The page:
Recently Gerri Willis of the Willis Report (Fox Business Network) and I had a chance to exchange email on the Dow. With it recently surpassing 14,000 (again), I wanted to get Gerri’s take on the Dow’s historic climb (I guess history does repeat itself).
As somebody who largely ignores the hoopla around something like Dow 14,000, I was curious just how Gerri interpreted these events. I think Warren Buffett would be proud.
Rob: Dow 14,000–Does it matter?
Gerri: I think levels like this get a lot of attention from the media but are essentially meaningless. It’s one of those arbitrary benchmarks that outsiders think is important but really serves no use. Strangely, though, whenever we roll over one of these, it seems to take the markets a while to digest. There is a bit of a psychological impact.
Rob: Is the Dow at 14,000 overvalued. Why or why not?
Gerri: Are stocks overvalued? Now, that’s the right question to be asking!! Looking at ratios like P/E helps you keep everything in perspective. Trading at 15 times earnings, no, stocks aren’t necessarily expensive. That’s the good news. Here’s the bad news: Why is everybody so excited about Dow 14,000 when we hit 14,164 back in 2007 – nearly six years ago!!! Yes we are up – but after being down a very long time. Keep it in perspective.
Rob: How does the market differ today as compared to 2007 when it hit 14,000?
Gerri: That’s an interesting question. The mindset of individual investors is completely different. They are more wary, more cautious. They’ve seen this movie before. Most of them have been through two bubbles – the dotcom boom and bust and the housing bust. In fact, they are so squeamish now about stocks that many have missed this move. It’s like the lottery: If you don’t play, you can’t win.
Rob: Have you changed your investing strategy as a result of the recent run up in equities?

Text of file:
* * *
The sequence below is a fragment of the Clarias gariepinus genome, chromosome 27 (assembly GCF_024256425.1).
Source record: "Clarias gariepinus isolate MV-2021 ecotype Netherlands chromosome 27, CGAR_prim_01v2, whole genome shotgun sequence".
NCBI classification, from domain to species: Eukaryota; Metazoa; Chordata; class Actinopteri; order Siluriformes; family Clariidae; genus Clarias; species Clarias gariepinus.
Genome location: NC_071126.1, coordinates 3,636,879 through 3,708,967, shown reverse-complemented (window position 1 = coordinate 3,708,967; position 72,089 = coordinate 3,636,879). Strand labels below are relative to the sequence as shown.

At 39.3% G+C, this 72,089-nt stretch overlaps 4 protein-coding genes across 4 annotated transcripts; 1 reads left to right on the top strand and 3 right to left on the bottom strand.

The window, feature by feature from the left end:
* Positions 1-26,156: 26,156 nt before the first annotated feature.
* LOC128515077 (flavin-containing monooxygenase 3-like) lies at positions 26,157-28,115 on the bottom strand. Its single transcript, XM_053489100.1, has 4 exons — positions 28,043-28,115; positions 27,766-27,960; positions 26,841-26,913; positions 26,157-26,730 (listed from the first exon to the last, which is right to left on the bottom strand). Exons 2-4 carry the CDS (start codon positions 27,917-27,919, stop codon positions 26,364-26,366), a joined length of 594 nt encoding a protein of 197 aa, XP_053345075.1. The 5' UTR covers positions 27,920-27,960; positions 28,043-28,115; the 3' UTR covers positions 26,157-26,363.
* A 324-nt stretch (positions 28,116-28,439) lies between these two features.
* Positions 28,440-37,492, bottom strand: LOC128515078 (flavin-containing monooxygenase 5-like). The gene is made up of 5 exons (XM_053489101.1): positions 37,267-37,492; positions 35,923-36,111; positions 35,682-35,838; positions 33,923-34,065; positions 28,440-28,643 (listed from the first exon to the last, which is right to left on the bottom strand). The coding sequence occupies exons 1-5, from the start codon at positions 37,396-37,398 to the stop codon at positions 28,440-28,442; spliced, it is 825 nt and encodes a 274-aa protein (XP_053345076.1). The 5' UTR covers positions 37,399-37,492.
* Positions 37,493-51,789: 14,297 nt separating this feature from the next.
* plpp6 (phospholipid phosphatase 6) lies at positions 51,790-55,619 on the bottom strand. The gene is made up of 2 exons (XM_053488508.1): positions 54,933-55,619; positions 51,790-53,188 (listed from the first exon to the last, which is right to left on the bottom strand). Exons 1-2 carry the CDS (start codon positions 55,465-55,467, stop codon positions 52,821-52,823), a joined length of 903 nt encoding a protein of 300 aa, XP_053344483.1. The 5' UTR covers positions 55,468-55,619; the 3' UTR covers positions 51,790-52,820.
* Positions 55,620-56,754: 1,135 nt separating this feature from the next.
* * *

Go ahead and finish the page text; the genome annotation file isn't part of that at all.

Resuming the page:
Gerri: I did rebalance at the start of the year. My stocks had had a great year and I had to cut back a little. It’s all about asset allocation in my view. What did the famous economist Paul Samuelson say? Investing should be like watching grass grow, really boring. If you want excitement, go to Vegas.
Rob: Many have reported that insiders have stepped up selling. Is that an indication that the rats are fleeing the ship?
Gerri: Higher insider trading is not a good signal. Corporate CEOs have been nothing but nervous for sometime. They are stockpiling cash; dumping stock. Maybe this is their version of question No. 4. They just want to stay safe. But safe and investing are two words that just don’t go together – like oil and water.
Rob: Off-Topic: Einhorn vs. Apple–Should Apple give back some of its cash to investors?
Gerri: I love the fact that Einhorn is being the angry investor. I think Apple should share the dough with investors if it doesn’t have something better to invest in – a new idea on the level of the iPad. The iWatch? Not sure that is it. We’ll see. It’s difficult for any tech company to stay at the top of the innovation heap forever. Witness: H-P, Motorola, Blackberry, Sony.
Published or updated March 2, 2013.